ALBANY, N.Y., March 17 New York state lawmakers kicked off what looks set to be an intense two weeks of negotiations over the state's $140 billion budget on Monday, with clashes looming over tax cuts and education spending.
They aim to bridge significant differences in their spending plans and pass a fourth consecutive on-time budget, something that has not happened in nearly 40 years, but getting a deal done before the end of the state's financial year on March 31 could be a tall order.
Both the Senate and the Assembly have advanced budgets that propose spending more than Governor Andrew Cuomo, a Democrat up for re-election this year who has committed to cutting taxes by more than $2 billion over the next three years, with $500 million of that slated for 2014-2015.
"Each house wants to have a lot more spending than the governor," said Elizabeth Lynam, a specialist in New York's state budget at the Citizens Budget Commission, an independent budget watchdog. "The governor is going to have to work hard to keep them reined in."
Senate and Assembly leaders held the first general conference on Monday. Leaders of both houses committed to meeting the March 31 deadline and appear intent on maintaining the state's new-found enthusiasm for timeliness after years of dysfunction when it came to passing a budget.
"Our members are ready to resolve the differences between the Senate and the Assembly budget plans and work with Governor Cuomo to enact another on-time budget," said Senator Dean Skelos, the Republican co-leader of the Senate majority coalition, a sentiment echoed by his Democratic partner Jeffrey Klein.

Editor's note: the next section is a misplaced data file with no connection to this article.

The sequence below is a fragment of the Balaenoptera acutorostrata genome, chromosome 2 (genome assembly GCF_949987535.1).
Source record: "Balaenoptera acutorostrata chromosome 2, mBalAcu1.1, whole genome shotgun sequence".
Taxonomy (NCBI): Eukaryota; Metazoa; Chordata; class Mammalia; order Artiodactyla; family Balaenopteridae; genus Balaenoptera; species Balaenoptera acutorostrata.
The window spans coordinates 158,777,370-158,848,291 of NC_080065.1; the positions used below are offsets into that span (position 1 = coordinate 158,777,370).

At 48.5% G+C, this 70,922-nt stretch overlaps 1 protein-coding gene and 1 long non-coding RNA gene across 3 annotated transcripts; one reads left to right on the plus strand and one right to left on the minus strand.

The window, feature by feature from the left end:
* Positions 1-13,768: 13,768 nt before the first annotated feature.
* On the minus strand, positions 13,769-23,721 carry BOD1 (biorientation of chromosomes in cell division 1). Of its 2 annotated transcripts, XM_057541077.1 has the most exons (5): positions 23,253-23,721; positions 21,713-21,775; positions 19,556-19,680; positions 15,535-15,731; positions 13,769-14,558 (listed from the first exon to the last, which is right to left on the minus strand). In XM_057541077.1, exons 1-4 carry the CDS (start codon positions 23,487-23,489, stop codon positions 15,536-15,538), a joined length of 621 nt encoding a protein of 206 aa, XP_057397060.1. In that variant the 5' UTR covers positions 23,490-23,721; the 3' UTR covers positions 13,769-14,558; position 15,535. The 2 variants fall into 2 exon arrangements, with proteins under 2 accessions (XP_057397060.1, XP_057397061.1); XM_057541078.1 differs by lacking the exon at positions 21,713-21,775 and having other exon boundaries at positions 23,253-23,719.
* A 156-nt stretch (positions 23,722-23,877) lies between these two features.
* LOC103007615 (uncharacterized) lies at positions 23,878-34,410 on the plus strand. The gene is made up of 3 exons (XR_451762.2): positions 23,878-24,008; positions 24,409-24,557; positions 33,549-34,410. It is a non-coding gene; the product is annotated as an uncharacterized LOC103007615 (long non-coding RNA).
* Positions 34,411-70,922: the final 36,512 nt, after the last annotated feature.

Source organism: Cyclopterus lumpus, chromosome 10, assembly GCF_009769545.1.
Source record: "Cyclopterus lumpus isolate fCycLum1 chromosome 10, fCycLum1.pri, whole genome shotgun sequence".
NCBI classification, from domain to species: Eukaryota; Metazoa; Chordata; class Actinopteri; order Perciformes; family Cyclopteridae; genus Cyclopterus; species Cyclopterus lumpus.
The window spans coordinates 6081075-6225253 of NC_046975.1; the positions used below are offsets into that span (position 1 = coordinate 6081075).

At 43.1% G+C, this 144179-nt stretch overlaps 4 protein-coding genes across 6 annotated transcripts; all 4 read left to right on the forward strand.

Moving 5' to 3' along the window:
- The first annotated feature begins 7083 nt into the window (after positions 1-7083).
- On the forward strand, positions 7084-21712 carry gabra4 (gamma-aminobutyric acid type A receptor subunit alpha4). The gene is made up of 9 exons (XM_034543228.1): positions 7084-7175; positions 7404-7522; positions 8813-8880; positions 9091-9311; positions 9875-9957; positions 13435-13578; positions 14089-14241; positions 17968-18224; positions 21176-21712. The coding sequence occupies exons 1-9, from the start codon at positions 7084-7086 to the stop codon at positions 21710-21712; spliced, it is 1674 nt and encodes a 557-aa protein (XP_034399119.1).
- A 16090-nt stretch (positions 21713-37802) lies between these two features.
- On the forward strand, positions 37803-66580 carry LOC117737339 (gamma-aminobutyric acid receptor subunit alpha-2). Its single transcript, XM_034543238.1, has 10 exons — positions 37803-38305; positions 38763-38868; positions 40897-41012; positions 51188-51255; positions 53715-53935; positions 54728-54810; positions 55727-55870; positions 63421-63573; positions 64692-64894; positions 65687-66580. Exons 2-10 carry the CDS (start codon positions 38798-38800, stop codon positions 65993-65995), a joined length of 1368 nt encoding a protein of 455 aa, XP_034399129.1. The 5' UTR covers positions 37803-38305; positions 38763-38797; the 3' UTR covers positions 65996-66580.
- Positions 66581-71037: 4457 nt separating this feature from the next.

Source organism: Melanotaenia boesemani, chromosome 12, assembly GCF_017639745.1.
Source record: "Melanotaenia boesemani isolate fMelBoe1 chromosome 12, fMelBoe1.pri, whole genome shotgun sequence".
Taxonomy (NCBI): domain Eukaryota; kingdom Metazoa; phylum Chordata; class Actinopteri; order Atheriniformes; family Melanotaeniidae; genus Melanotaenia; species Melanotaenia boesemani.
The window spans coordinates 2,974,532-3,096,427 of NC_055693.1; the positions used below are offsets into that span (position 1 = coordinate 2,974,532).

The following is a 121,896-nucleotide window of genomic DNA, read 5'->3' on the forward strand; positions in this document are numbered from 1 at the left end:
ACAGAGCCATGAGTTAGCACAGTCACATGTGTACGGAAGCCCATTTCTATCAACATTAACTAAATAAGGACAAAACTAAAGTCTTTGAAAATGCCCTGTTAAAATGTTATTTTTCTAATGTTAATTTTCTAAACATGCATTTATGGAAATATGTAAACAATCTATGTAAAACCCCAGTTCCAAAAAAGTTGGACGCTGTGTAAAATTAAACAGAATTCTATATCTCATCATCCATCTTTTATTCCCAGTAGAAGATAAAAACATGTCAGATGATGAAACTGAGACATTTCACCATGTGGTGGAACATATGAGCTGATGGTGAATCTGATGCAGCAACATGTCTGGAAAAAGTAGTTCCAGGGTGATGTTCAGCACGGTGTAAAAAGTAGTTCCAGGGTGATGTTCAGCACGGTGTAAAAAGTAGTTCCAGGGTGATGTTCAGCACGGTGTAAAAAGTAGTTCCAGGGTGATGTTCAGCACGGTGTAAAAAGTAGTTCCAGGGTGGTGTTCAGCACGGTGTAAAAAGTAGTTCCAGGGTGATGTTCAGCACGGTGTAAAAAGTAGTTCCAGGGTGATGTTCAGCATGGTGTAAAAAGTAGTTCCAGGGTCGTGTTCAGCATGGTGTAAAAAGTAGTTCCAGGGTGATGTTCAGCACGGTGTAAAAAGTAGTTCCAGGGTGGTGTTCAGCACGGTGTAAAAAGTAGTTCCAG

The Senate is governed by a coalition of Democrats and Republicans while the Assembly is run by Democrats.
"Our budget resolution, adopted on Wednesday, is a $143.4 billion document which accepts or modifies much of what the governor proposed in his exemplary budget," said Assembly leader Sheldon Silver. He, too, voiced a commitment to deliver an on-time budget.
A fourth on-time budget may not sound like much, but in a state that has passed only 14 on-time budgets in the last 40 years it is being seen as a considerable achievement. In 2010 the budget ran into July, and in other years it has been held up even into August.
The last time the state passed four on-time budgets in a row was from 1974 to 1977, a period spanned by two governors. The last governor to preside over four on-time budgets in a row was Nelson Rockefeller, who ran New York for 14 years until 1973 before going on to become vice president of the United States.
That could be a good omen for Cuomo who has long been linked to presidential ambitions.
While Senate and Assembly leaders met, Cuomo held a news conference boasting cross-party support from more than 150 local elected officials for his $1 billion property tax cutting plan that ties tax relief to local authorities consolidating overlapping services.
"After the success of the property tax cap, this year the state is in a position to deliver more than $1 billion in tax relief to millions of New Yorkers by cutting property taxes.
"In order to do that, the legislature must make property tax relief a reality in this budget, and our local governments must take steps to become more cost-effective," Cuomo said in statement.
Neither the Senate nor the Assembly has fully backed that plan. The Senate has proposed $1.4 billion to freeze property taxes for school districts and local governments that stay within a 2 percent tax levy cap, but has not explicitly tied the credit to local government efficiency programs.
The Assembly is focusing on providing tax relief to home owners and renters whose property tax bills exceed a percentage of their income. The proposal does not require any cost cutting or efficiency savings by local officials.
Both the Senate and the Assembly are asking for more spending on school. The Senate's proposal increases school aid by $811.9 million, including more than $541 million restoring cuts, known as GAP elimination adjustment, introduced in 2009. The Assembly is asking for over $400 million more for school aid than provided in the executive budget.